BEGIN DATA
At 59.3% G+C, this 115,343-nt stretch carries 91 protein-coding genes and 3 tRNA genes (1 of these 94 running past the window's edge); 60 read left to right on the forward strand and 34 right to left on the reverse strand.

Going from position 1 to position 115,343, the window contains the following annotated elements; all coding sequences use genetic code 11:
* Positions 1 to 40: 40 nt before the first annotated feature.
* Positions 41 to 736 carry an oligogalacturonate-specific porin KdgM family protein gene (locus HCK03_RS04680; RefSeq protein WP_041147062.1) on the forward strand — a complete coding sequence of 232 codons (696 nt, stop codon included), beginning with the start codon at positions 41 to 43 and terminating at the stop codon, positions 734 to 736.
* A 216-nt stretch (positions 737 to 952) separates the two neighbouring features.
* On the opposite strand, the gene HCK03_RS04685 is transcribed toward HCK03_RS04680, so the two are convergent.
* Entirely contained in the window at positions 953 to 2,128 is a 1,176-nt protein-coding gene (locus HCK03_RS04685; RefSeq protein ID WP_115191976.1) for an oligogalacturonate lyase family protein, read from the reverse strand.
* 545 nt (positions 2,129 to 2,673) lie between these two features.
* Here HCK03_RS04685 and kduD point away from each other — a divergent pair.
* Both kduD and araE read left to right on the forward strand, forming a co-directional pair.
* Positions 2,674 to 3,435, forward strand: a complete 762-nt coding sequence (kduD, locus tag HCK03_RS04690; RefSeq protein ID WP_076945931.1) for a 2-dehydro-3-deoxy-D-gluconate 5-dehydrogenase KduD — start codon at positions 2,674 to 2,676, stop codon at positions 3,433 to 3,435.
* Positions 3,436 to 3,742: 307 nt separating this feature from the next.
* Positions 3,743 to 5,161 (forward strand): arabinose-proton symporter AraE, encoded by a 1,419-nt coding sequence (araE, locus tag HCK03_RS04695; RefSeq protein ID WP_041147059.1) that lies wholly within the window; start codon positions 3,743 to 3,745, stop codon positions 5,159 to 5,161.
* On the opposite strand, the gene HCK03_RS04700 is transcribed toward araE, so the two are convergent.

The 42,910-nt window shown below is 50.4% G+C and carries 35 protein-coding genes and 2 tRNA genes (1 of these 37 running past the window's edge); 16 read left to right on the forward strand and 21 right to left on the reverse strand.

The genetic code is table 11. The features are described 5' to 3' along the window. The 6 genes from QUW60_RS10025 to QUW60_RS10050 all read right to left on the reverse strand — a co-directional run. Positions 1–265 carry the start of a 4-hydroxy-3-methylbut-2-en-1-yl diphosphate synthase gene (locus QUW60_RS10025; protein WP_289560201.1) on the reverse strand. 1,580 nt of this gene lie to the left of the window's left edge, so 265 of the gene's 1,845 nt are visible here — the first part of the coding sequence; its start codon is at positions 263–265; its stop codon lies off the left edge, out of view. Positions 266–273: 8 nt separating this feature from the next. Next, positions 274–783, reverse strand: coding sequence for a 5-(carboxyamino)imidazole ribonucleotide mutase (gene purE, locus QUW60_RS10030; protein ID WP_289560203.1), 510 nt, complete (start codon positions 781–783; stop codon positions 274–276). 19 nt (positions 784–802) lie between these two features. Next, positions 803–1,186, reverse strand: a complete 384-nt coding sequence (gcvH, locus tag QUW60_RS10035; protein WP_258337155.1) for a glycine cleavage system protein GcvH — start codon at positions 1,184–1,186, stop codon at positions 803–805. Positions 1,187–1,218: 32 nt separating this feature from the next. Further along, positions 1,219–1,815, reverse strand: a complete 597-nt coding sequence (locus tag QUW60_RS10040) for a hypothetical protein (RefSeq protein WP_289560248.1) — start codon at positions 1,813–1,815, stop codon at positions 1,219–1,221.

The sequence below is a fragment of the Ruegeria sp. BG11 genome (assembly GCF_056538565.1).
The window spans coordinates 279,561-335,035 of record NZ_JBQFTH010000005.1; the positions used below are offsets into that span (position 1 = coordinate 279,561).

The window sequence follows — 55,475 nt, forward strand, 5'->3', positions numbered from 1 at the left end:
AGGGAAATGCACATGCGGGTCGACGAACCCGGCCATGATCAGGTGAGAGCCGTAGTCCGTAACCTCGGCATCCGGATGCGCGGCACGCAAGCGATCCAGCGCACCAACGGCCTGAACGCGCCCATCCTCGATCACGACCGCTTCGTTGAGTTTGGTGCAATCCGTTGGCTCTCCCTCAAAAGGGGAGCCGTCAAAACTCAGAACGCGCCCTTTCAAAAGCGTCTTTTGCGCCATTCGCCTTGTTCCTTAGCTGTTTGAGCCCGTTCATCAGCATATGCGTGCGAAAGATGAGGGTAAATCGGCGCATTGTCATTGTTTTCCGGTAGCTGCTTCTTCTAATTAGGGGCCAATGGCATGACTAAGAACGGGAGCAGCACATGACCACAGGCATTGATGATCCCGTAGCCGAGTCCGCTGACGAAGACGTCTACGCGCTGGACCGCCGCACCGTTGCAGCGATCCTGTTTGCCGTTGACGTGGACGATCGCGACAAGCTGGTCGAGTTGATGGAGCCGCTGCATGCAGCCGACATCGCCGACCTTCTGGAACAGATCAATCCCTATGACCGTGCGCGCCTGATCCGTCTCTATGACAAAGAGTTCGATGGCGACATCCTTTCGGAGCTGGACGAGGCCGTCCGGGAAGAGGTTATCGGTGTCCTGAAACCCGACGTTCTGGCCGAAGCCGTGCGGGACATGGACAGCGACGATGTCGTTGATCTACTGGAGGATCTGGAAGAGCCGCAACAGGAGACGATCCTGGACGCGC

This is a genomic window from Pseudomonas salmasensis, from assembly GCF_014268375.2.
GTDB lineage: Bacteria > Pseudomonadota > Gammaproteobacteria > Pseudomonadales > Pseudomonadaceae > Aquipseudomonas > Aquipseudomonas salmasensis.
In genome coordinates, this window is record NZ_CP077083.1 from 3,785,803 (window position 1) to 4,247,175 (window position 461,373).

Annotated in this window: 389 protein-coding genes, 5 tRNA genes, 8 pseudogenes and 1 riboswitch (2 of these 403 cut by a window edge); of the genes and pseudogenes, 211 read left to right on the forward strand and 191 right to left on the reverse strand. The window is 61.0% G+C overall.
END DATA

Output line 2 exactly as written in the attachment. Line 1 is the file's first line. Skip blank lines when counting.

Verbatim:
Going from position 1 to position 115,343, the window contains the following annotated elements; all coding sequences use genetic code 11: